An amusement park was opened by the Burmese dictatorship in the former capital of Myanmar, Yangon, around 1997. Today, nature is reclaiming the site, but its unspoiled beauty draws many people interested in urban decay.
The country of Myanmar has often faced violent civil wars and military dictatorships. It seems that the military government hoped building a park in Yangon would help the country’s citizens forget the woes of life under tyranny.
Many things surrounding the amusement park are shrouded in mystery. Even its name is unknown and internet sources mostly refer to it as “Yangon Amusement Park.”
Prior to the official opening, state media described the attraction as a world-class amusement park with state-of-the-art rides and “a recreation center for the people.” It is known that several famous people from the Burmese government, as well as the Japanese ambassador, were present at the opening ceremony.
The amusement park is located just to the southwest of Yangon Zoo. Some considered it an extension of the zoo, but the two attractions were run separately. The attraction covered an area of ten acres and consisted of many different rides and entertainment venues.
Its claim to fame was that it had the first roller coaster in the whole country. Other rides included The Rocket, a Viking pirate ship, the UFO Cycle, a carousel, and bumper cars. There was even an arcade called “Happy Child World.”
In 2006, the government decided to change the capital of Myanmar from Yangon to Naypyidaw. In the same year, most of Yangon Zoo’s animals were transported to the new capital, 200 miles north of the city. Yangon Zoo remained operational, albeit with distinctly fewer animals.
However, although the zoo kept running, the park was closed in 2012 or 2013. The specific reason for the closure remains a mystery, with theories ranging from the owner allegedly being unable to renew the land lease agreement to fatalities in the park or that it was haunted.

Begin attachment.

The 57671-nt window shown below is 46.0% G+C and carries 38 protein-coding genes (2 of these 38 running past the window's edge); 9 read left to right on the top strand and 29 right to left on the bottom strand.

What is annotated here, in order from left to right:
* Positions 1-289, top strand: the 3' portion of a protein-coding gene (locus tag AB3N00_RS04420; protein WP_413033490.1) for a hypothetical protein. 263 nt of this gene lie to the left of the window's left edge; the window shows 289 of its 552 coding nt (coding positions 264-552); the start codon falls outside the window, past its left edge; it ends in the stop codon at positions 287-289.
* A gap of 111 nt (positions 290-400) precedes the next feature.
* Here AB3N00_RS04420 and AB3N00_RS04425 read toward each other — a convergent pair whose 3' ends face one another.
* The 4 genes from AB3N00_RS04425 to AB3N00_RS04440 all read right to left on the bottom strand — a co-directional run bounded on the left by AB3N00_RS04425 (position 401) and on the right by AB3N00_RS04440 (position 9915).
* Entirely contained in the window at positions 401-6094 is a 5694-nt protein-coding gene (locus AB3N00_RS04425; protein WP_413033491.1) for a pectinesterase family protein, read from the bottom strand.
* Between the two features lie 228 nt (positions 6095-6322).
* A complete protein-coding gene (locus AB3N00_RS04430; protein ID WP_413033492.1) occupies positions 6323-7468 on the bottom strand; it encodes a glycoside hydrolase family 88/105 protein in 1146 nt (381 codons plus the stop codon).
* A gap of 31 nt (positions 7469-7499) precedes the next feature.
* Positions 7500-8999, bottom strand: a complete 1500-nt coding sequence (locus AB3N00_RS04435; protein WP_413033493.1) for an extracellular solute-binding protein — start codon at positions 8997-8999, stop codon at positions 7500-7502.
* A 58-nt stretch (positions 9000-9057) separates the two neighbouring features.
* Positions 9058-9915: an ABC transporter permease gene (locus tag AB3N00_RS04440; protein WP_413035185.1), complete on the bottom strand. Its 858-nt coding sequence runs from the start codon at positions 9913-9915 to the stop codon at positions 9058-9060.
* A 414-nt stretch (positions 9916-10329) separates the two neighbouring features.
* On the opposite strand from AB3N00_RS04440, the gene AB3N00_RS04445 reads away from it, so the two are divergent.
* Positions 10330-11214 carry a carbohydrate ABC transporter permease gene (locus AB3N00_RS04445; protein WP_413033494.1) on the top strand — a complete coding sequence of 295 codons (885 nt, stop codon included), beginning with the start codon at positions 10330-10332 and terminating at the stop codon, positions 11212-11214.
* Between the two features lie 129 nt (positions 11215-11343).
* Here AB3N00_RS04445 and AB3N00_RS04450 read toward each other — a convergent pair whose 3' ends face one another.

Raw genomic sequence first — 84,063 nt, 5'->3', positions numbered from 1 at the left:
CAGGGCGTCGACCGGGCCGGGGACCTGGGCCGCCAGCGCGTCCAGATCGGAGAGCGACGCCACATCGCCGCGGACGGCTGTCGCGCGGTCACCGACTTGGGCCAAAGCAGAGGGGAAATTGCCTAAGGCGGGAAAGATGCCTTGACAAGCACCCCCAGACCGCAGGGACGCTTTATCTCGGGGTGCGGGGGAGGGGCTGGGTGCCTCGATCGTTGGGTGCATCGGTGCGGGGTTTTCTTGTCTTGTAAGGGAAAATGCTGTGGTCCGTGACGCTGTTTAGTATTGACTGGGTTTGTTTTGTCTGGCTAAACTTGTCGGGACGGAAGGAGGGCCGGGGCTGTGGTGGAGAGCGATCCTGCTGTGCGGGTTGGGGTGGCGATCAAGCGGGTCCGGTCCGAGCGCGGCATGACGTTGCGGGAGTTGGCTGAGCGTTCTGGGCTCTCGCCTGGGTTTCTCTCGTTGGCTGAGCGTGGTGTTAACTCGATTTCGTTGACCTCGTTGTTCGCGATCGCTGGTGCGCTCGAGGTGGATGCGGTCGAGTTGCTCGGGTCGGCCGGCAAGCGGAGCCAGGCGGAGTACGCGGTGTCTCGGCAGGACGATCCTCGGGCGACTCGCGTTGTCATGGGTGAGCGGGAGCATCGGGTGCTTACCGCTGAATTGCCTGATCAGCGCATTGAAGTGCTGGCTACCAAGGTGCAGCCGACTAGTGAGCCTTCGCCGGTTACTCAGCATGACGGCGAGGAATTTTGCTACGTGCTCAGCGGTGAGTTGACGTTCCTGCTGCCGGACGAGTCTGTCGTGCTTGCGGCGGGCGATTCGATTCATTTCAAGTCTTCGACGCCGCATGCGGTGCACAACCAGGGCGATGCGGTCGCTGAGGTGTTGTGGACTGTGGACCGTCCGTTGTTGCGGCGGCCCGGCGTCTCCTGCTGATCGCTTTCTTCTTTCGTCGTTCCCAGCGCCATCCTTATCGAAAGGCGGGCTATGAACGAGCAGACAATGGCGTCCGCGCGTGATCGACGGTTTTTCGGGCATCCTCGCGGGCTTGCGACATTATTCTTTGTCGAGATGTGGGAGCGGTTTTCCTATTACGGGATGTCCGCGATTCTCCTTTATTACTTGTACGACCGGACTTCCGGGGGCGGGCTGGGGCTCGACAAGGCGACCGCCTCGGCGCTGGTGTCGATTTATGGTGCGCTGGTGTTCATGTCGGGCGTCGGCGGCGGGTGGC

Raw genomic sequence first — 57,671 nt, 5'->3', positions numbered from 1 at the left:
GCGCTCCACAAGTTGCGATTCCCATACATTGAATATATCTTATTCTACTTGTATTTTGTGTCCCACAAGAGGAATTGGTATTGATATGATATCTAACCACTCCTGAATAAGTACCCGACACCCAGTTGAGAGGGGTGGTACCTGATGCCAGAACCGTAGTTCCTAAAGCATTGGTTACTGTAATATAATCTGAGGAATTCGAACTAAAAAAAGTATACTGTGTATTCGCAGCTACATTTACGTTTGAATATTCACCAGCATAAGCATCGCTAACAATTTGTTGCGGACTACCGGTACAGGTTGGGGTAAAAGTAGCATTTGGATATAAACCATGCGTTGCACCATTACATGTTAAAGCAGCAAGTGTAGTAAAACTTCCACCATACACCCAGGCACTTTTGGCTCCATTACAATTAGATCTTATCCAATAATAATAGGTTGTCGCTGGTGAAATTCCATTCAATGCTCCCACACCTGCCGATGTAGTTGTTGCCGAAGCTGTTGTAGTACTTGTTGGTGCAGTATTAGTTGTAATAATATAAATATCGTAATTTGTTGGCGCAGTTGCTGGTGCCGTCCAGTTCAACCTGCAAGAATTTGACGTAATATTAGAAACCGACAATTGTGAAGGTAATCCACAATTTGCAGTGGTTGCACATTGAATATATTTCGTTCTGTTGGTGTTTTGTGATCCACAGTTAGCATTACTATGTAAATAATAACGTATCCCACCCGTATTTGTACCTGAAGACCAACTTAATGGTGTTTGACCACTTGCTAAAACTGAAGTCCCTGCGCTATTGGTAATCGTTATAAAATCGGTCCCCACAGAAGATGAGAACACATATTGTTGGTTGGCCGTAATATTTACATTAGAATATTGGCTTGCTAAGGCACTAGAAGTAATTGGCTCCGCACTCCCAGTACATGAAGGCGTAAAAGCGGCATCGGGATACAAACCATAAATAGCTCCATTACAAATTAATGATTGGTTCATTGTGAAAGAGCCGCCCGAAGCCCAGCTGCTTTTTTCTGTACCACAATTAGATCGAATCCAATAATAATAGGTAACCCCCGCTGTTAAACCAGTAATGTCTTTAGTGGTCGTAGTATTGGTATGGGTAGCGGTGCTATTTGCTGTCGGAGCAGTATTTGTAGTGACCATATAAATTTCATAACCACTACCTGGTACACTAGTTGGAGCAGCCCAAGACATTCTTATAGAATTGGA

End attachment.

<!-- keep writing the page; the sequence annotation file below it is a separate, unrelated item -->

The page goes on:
So, despite its popularity, the amusement park was closed. There was no demolition and all the rides remained in their places.
Because residential properties are close by, the park is still used by children as an abandoned playground where their imaginations can run wild. Squatters can also be found in the surrounding buildings.
Despite years of abandonment, there are practically traces of vandalism in the park and it is free from graffiti. Everyone who explores this place does so purely to appreciate the visuals of urban decay.
Yangon Amusement Park swiftly became a popular destination for those new to urban exploration because it’s easy to enter, there’s little security, and most of the remaining infrastructure is made of steel so less chance of accidents caused by derelict buildings and rotten floorboards.
The company that founded and built the amusement park back in 1997 was liquidated four years after the park was closed. Their office building, near the entrance to the park, has also been closed permanently since 2016.
The property, including all the rides, came into the possession of the Yangon authorities. During its time of abandonment, the park has become covered with vines, grass, plants, and trees. Today, artificial structures are partially hidden by nature.
In 2017, there was talk that the government wanted to put up the land for sale at an auction, or possibly run a competition to choose the best project to restore or redevelop this attraction.
In November 2018, the park was put up for redevelopment, and there are suggestions that it might be razed and rebuilt. But nothing is certain yet, and the future of this forgotten attraction remains unknown.
These amazing images of the amusement park belong to Sean, who has kindly given us his permission to share them with our readers. Check out his beautiful Instagram page for more of his work. Prints of his photos are available, so feel free to get in touch with Sean if you’d like to purchase any of his photographs.